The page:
Doctors to Lawmakers: Remember, People Like Us

Physicians look to leverage their popularity amid contentious debate over nurses.

Dr. Martha Perez examines Maria Lebron in a room at the Community Health of South Florida, Doris Ison Health Center on February 21, 2013 in Miami, Florida. (National Journal)

Family physicians have a message as Congress and state legislatures consider a range of policies that would squeeze doctors' pay: People still want their doctor in charge.

There's a shortage of primary-care doctors in the U.S., and demand is about to surge because of the coverage expansion in the Affordable Care Act. As a result, many states are considering measures that would let nurses and nurse practitioners take on more responsibility.

But the American Academy of Family Physicians says that's not the answer--and that patients won't like it, either. According to a new survey that AAFP commissioned, 72 percent of Americans say they want to see a doctor for their medical care, compared with just 7 percent who say they want to see a nurse practitioner.

AAFP's survey says people rate nurse practitioners highly on attributes like being "comforting" and "a good listener," but rate doctors higher on "who I want to see when I am sick."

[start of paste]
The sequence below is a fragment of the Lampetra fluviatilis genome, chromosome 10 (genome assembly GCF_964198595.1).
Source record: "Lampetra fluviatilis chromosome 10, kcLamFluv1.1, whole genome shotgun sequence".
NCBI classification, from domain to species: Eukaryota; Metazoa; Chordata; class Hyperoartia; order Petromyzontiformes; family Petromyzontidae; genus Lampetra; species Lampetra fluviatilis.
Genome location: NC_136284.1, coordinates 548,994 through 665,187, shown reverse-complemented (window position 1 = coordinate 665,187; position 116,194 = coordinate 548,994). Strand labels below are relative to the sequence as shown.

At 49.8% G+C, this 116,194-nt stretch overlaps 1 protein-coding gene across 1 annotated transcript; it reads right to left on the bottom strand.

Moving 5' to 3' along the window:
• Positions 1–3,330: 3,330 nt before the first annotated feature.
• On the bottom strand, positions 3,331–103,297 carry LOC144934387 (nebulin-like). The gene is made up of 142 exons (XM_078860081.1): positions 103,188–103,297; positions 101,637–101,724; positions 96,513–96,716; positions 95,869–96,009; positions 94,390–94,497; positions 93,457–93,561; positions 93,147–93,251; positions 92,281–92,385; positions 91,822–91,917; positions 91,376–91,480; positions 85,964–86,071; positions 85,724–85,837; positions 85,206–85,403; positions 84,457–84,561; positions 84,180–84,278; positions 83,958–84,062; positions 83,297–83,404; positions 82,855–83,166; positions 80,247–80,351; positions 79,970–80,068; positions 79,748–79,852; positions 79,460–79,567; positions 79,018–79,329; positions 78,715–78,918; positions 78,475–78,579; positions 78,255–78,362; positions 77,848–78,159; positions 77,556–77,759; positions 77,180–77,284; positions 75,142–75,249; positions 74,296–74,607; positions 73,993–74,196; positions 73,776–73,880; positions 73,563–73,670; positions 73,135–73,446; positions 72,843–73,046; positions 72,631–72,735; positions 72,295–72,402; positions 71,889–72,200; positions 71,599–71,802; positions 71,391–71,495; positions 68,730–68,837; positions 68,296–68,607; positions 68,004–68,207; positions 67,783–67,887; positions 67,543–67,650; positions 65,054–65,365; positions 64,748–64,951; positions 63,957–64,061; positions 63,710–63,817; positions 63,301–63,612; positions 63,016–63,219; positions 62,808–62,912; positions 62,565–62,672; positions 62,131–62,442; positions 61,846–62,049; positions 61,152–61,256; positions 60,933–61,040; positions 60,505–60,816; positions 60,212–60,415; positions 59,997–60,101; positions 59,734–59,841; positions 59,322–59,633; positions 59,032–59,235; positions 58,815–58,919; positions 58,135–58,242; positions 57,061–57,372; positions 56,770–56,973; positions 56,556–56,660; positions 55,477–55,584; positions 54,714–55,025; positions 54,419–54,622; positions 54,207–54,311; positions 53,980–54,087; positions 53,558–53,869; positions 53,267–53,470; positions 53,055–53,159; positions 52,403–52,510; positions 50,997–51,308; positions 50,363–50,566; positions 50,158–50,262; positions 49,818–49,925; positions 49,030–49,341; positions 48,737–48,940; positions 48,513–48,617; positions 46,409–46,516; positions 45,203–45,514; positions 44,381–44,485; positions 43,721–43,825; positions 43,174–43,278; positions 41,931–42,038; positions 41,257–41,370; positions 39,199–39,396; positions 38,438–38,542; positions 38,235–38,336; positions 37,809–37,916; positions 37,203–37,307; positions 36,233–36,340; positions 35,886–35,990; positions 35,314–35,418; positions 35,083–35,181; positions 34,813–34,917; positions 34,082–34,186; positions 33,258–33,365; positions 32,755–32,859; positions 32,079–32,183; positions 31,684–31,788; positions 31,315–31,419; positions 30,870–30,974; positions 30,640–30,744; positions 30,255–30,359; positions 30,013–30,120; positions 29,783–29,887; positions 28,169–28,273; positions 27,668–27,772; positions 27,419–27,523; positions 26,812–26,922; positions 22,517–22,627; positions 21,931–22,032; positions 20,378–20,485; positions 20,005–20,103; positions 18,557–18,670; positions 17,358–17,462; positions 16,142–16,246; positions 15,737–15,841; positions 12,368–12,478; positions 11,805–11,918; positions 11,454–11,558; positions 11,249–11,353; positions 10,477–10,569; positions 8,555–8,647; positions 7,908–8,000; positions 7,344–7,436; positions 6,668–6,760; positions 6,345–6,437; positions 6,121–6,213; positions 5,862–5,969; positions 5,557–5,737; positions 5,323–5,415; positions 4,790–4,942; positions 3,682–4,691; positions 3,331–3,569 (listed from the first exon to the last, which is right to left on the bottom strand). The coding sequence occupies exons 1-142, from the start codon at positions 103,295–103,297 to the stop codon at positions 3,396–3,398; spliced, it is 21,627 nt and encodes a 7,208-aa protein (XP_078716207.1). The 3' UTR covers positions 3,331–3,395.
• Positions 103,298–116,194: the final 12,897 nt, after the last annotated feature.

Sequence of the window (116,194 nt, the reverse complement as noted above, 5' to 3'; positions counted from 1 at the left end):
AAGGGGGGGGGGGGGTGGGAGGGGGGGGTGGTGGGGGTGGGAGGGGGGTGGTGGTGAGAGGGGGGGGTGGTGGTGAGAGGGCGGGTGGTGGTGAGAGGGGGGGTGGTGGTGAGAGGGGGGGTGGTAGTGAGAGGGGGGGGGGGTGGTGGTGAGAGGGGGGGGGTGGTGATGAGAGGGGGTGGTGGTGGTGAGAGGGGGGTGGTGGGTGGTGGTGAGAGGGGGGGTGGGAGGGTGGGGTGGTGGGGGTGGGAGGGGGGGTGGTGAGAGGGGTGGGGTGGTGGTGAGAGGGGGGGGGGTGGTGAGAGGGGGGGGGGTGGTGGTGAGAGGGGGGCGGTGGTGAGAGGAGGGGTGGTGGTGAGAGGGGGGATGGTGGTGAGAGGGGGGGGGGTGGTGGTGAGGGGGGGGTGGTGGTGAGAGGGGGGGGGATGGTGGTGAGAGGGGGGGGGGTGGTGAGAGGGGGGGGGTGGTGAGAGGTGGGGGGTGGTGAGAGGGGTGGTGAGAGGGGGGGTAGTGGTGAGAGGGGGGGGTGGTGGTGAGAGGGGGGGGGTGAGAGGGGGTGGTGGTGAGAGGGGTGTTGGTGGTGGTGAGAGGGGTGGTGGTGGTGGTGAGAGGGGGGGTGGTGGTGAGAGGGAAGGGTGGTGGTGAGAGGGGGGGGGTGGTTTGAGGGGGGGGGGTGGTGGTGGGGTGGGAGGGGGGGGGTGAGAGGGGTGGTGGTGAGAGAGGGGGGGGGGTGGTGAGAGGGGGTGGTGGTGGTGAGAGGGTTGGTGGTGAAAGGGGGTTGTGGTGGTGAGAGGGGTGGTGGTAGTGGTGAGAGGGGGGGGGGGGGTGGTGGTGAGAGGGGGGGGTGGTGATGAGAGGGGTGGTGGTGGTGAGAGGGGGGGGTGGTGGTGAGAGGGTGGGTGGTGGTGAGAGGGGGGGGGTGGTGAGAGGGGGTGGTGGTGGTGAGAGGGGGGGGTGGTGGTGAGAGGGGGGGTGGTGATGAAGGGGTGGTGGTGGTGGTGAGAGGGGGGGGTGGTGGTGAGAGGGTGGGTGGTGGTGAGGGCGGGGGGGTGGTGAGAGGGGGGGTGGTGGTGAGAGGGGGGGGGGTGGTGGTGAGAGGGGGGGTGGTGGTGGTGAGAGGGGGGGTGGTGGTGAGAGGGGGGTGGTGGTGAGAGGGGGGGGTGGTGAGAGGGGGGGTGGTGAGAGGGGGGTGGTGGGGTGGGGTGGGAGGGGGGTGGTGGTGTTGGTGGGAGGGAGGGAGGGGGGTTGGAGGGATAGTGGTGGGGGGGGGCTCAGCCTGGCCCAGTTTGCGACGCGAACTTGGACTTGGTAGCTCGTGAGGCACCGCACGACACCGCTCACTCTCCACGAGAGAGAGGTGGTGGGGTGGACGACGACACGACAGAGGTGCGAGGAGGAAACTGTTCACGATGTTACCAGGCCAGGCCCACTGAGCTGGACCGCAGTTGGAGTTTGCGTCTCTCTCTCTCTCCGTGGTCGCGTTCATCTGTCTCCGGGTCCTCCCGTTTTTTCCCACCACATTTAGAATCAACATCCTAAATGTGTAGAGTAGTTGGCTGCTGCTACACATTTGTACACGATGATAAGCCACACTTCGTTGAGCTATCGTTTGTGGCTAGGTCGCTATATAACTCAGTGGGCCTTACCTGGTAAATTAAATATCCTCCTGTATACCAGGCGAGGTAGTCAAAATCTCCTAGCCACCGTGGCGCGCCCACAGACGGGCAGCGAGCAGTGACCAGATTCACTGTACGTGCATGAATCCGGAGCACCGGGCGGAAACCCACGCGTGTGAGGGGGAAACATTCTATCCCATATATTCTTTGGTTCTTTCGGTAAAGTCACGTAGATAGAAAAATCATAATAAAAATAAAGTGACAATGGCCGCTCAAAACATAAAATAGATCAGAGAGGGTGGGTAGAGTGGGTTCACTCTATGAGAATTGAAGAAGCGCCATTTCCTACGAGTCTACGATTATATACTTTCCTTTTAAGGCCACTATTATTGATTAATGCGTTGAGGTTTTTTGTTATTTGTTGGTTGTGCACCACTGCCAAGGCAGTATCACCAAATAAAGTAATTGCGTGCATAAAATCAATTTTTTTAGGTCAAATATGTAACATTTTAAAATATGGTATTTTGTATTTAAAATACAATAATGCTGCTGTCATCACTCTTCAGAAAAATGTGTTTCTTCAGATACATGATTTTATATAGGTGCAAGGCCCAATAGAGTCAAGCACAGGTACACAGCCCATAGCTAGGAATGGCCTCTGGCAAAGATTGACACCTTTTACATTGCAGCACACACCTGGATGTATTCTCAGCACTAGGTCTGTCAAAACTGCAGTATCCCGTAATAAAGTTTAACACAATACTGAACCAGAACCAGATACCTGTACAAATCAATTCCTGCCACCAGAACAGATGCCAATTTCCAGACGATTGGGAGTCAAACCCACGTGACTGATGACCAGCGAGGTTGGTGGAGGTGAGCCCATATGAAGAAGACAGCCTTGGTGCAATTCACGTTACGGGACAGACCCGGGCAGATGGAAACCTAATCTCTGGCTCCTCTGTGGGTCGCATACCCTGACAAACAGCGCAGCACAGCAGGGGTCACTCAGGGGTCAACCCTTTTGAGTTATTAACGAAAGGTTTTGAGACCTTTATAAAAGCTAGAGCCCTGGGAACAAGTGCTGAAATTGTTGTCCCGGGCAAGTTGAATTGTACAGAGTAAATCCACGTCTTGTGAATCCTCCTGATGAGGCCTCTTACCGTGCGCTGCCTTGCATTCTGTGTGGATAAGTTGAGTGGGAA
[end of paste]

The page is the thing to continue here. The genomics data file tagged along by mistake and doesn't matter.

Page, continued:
AAFP President Reid Blackwelder said it's "very encouraging to have affirmation" of what primary-care doctors already believed--that they're the ones people turn to and want to continue to turn to.

Nurse practitioners released their own competing poll last month, in which 62 percent of respondents said nurse practitioners should be able to provide certain services--such as writing prescriptions and ordering diagnostic tests--without supervision from a physician.

The battle between nurse practitioners and physicians is playing out ahead of a surge in demand for health care, with as many as 30 million people expected to come into the system through Obamacare. Primary care isn't an especially lucrative specialty in the first place, and Blackwelder said residency opportunities for primary care will be in short supply in just a few years.

"The workforce issue is huge," he said.

Instead of boosting nurse practitioners' role, AAFP wants lawmakers to address the doctor shortage by funding more residency programs in primary care and increasing doctors' payments under Medicare and Medicaid.

But those priorities are all waiting in line behind a permanent "doc fix," Blackwelder said. He said Medicare's payment formula for physicians is the single biggest threat to primary-care doctors. AAFP supported this year's bipartisan, bicameral push to permanently replace the formula, which calls for payment cuts that Congress routinely delays. That effort didn't make it across the finish line this year because lawmakers couldn't agree on a way to pay for a permanent fix.